By Roger Pierce, the voice of Scotiabank's Get Growing for business website. Author, speaker and columnist, Roger has become one of Canada's top small business experts by sharing what he's learned from building 12 companies.
Your next customer is ready to meet you. Are you ready for that conversation?
Networking is a sound marketing strategy for business owners because it doesn't cost a lot of money, it's fairly easy to do and it works. And, with thousands of organizations across Canada running networking events, there's no shortage of opportunities to get connected.
It pays to prepare before you set out to network. Improve your chances for a great conversation by understanding (and avoiding) these common networking mistakes.
- Attending the wrong events. Research an event to make sure it attracts the people you want to meet before you invest your time and money to participate. Call the organizers, speak with past guests or search event reviews online.
- Fish where the fish are. Attend only those events where your best prospects congregate.
- Hoarding the conversation. Successful networkers talk very little about themselves, instead focusing on their conversation partner.
- Get the other person to talk while you listen. Ask a lot of questions about what they do, who they are and what they need. You'll quickly discover how to help that person with your products or services.
- Muddy benefits. While a typical 'elevator pitch' or '30-second commercial' is helpful to describe what you do, make sure it includes one reason why people buy from you.
- Focus on a benefit instead of a description. It's more effective and engaging to say "we help businesses to pay less tax" than to say "we are an accounting firm."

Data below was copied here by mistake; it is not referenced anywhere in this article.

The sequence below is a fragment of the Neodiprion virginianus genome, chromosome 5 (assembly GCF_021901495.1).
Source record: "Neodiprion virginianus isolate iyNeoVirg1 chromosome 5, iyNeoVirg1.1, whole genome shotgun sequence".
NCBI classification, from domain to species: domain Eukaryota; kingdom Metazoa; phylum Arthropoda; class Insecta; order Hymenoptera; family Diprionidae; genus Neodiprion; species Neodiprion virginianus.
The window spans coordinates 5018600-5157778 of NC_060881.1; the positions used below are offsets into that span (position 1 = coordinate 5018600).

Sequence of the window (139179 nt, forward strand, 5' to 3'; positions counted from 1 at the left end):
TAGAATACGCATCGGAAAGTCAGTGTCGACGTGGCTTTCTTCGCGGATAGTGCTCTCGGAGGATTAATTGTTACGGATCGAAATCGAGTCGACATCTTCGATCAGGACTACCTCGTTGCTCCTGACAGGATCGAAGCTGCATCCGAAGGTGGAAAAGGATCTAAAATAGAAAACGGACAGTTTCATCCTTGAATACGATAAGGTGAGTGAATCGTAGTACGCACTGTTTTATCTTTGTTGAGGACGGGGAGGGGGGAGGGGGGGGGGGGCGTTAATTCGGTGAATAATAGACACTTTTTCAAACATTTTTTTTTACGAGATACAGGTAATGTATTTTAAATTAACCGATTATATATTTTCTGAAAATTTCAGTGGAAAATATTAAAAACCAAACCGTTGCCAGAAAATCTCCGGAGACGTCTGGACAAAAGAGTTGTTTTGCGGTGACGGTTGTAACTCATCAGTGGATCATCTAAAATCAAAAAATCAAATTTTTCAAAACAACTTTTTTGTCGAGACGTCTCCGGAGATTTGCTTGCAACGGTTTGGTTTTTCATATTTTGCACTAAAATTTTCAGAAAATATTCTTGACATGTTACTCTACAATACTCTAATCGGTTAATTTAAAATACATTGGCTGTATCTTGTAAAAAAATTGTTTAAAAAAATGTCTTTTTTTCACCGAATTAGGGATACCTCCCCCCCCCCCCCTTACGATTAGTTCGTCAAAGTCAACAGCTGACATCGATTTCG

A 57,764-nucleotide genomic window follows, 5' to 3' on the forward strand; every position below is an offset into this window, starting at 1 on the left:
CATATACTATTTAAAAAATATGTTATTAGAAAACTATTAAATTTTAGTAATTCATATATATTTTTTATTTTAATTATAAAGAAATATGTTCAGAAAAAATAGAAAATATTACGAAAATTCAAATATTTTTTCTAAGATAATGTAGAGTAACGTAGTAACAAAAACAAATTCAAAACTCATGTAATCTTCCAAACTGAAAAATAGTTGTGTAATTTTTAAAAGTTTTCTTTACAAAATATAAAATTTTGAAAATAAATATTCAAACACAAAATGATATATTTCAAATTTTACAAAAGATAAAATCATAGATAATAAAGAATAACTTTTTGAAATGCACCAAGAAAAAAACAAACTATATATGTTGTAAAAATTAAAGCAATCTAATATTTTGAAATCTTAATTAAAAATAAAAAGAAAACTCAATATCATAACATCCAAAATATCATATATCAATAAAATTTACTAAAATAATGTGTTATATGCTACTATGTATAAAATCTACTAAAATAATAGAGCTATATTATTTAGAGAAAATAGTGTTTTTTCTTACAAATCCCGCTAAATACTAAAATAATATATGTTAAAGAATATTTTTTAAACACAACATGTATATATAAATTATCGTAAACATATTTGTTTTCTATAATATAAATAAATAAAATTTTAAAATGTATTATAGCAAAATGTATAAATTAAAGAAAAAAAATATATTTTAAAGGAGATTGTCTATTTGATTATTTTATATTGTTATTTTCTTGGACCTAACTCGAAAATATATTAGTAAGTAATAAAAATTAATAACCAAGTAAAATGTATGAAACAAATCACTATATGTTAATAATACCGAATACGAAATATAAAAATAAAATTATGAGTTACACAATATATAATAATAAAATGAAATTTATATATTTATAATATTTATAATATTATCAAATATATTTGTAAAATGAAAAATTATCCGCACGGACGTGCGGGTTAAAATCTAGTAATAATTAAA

- Failing to follow-up. The biggest sin of networking is failing to fulfill your promise of post-event contact. The best conversation in the world is pointless unless one person picks up the phone, sends an email, makes a social media connection or mails a note.
- Following up usually gets pushed aside because entrepreneurs get busy doing other things. Anticipate that problem by scheduling an hour the day after your event to follow up with key people.
- Trying to close the sale. Networking is a marketing activity...not a selling activity. Like proposing marriage on a first date, it's a mistake to jump into a sales pitch during your initial conversation. Aggression turns people off.
- Commit to the longer (and more beneficial) relationship development process by using your networking encounter to simply get to know someone.
What have you learned from your networking activities? Got a suggestion for effective connection? Please share your comments below.
By Roger Pierce
Posted on Sep 27, 2012 9:24:01 AM